A. [Mrs. Mintz] Immediately. They didn't say anything in the letter about why my check was insufficient or how it happened, so I called [Gruber] and I told him how upset I was, and I was worried about something going wrong with these policies, and that something bad could have happened if I hadn't caught that letter. Excuse me. I spoke to CIGNA first ․ to Stacy Lambert, I think, first.
Q. [Counsel] And thereafter, you contacted [Gruber]?
A. [Mrs. Mintz] Yeah-because she told me that it was because of a mistake [Gruber] made.
Q. [Counsel] And so you called [Gruber] and ․
A. [Mrs. Mintz] Then I called him and told him I was upset, and he said yes, he knew that the amount was insufficient, that he had made a mistake on the premium. I thought it was kind of strange that he didn't call it to my attention so at least I'd be on the alert for all this. But he hadn't called me. And I said ‘Well, is everything all right with our work with Connecticut General, because this gives me a feeling that something bad is going to happen’ and he said ‘No, no. You're fine. Just send the letter back ․ the check back ․ everything's fine.’ And we talked about it quite a bit, I got a lot of reassurance from him that he was doing everything as we had originally agreed, that it was all going to be fine. ‘Just calm down, let it go, and send it back.’
App. at 618-19.
On June 1, 1995, Mintz retired from Indiana University. Thereafter the University sent him a letter dated June 15, 1995, referring to the second policy reduction. In relevant part the letter advised that Mintz could “purchase replacement insurance for the amount being terminated” within 31 days and that he should contact Gruber if he wished to exercise the second conversion option. App. at 684. However, thinking “everything” had been “take [n] care of,” Mintz did not contact Gruber and took no further action.
In February 1996, Mrs. Mintz discovered that the entire value of the group coverage had not been converted into individual policies; but rather, only coverage worth $62,300 had been converted. The Mintzes contacted Gruber and both Gruber and the Mintzes contacted Connecticut General and requested the company to consider the circumstances and make an exception that would allow the Mintzes to submit a second conversion application even though the time limit for doing so had passed. After conducting an investigation, Connecticut General denied the request.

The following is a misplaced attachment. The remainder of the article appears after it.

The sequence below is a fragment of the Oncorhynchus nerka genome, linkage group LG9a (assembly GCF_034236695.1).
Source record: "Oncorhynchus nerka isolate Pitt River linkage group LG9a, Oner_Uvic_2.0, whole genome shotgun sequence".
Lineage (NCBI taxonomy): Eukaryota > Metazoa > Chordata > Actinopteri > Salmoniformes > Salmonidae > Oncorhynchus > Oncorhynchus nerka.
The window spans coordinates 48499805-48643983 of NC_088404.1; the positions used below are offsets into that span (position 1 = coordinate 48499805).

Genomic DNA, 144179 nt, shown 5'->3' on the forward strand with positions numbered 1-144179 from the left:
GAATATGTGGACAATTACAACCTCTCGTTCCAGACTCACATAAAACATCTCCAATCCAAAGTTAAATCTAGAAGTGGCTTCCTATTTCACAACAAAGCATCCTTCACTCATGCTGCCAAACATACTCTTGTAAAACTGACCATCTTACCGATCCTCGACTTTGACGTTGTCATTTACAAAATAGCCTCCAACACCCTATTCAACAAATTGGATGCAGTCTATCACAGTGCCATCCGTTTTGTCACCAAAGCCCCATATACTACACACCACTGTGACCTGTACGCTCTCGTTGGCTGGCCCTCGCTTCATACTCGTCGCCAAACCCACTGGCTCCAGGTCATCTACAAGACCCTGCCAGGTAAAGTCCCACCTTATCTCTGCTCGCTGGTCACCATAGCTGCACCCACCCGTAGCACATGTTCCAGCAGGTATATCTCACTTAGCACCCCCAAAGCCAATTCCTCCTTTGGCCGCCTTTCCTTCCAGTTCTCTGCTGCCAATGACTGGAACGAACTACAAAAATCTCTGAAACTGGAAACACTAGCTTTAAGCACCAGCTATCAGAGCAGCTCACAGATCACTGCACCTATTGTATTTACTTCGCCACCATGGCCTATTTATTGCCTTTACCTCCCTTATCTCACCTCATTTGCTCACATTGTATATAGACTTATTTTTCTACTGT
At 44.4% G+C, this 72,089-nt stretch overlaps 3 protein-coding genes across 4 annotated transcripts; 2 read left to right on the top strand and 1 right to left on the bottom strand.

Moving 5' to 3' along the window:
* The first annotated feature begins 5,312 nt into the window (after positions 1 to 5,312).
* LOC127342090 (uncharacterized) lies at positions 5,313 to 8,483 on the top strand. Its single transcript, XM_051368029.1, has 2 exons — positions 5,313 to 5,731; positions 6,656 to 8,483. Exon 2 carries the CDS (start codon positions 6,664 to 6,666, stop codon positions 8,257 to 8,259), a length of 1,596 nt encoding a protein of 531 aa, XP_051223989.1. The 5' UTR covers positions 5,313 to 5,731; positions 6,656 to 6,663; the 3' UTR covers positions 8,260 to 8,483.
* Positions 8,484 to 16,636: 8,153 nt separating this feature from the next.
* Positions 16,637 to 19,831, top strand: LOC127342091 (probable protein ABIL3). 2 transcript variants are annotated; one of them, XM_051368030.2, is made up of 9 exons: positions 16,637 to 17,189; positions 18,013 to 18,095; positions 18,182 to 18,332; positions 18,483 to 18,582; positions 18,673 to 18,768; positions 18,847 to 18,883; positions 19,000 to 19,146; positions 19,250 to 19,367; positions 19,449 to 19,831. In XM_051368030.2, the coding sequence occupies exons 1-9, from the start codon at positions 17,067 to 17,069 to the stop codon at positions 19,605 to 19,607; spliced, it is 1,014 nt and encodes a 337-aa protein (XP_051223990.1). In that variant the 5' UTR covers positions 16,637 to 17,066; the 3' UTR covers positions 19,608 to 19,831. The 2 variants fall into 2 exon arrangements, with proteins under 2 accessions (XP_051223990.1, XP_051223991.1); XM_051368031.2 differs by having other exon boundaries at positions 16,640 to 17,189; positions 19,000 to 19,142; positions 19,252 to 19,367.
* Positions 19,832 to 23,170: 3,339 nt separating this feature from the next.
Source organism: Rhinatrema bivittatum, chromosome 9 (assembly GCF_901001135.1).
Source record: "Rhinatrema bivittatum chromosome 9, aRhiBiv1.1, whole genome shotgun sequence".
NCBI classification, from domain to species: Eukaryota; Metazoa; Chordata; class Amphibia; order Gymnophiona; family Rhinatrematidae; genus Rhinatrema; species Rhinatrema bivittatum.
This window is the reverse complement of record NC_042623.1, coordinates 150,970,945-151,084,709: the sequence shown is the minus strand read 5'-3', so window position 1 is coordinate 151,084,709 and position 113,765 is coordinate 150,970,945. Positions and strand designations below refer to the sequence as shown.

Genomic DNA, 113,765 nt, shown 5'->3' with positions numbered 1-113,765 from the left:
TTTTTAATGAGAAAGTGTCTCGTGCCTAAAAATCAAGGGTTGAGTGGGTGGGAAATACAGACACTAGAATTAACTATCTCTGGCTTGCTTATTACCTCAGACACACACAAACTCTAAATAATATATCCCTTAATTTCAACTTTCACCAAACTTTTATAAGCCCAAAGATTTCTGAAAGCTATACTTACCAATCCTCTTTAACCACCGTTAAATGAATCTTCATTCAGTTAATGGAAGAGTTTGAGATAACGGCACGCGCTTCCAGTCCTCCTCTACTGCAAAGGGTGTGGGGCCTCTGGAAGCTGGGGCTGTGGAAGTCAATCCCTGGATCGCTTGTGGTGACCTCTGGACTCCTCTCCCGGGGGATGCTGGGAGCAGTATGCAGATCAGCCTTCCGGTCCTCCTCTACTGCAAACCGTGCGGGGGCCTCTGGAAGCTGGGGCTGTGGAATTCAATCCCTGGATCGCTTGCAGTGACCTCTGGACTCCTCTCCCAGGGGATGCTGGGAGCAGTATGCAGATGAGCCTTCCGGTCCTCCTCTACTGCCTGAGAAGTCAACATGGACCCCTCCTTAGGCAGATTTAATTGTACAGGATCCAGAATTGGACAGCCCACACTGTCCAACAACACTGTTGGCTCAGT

On April 21, 1997, Mintz filed a complaint against Gruber and Connecticut General alleging negligence, breach of contract, and intentional infliction of emotional distress. Mintz further alleged that Connecticut General was vicariously liable for Gruber's negligence. And Mintz sought punitive damages for bad faith. A few months later Mintz passed away and the Estate was substituted as plaintiff.1 On Connecticut General's motion the trial court granted partial summary judgment in its favor on the breach of contract claim. During the jury trial that followed, the trial court granted judgment on the evidence in favor of Gruber on the bad faith claim, and in favor of Gruber and Connecticut General on the intentional infliction of emotional distress claim. The jury returned a verdict in favor of Gruber and Connecticut General on the remaining claims, namely, the negligence claim against Gruber and the negligence, bad faith, and vicarious liability claims against Connecticut General.
The Estate appealed challenging: (i) the partial summary judgment granted in Connecticut General's favor, (ii) three jury instructions, and (iii) the exclusion of a settlement offer. In an unpublished memorandum decision, the Court of Appeals affirmed the summary judgment, exclusion of the settlement offer, and two of the jury instructions. However the court reversed and remanded the cause based on an erroneous jury instruction involving the determination of negligence. Estate of Mintz v. Conn. Gen. Life Ins. Co., No. 49A05-0402-CV-91, 830 N.E.2d 1035 (Ind.Ct.App., June 6, 2005), trans. not sought (“Mintz I ”). On remand, Gruber and Connecticut General filed motions for summary judgment on all the remaining claims. Based on the parties' Rule 56 submissions and the memorandum decision in Mintz I, the trial court granted both motions. The Estate again appealed. In an unpublished memorandum decision, a divided panel of the Court of Appeals affirmed the trial court's judgment. Estate of Mintz v. Conn. Gen. Life Ins. Co., No. 49A05-0609-CV-532, 877 N.E.2d 228 (Ind.Ct.App. Nov. 29, 2007) (“Mintz II ”). Having previously granted transfer, we now affirm in part and reverse in part the judgment of the trial court.